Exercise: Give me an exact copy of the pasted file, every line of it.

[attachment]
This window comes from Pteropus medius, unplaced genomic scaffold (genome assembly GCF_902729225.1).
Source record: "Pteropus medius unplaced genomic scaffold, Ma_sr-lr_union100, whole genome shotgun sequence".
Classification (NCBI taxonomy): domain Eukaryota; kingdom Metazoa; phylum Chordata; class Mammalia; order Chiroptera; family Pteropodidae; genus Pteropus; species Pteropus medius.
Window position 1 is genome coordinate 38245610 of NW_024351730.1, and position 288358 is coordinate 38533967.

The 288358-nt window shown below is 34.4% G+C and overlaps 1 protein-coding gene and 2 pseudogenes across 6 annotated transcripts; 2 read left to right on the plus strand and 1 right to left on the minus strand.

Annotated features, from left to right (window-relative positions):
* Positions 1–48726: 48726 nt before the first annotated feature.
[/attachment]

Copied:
This window comes from Pteropus medius, unplaced genomic scaffold (genome assembly GCF_902729225.1).
Source record: "Pteropus medius unplaced genomic scaffold, Ma_sr-lr_union100, whole genome shotgun sequence".
Classification (NCBI taxonomy): domain Eukaryota; kingdom Metazoa; phylum Chordata; class Mammalia; order Chiroptera; family Pteropodidae; genus Pteropus; species Pteropus medius.
Window position 1 is genome coordinate 38245610 of NW_024351730.1, and position 288358 is coordinate 38533967.

The 288358-nt window shown below is 34.4% G+C and overlaps 1 protein-coding gene and 2 pseudogenes across 6 annotated transcripts; 2 read left to right on the plus strand and 1 right to left on the minus strand.

Annotated features, from left to right (window-relative positions):
* Positions 1–48726: 48726 nt before the first annotated feature.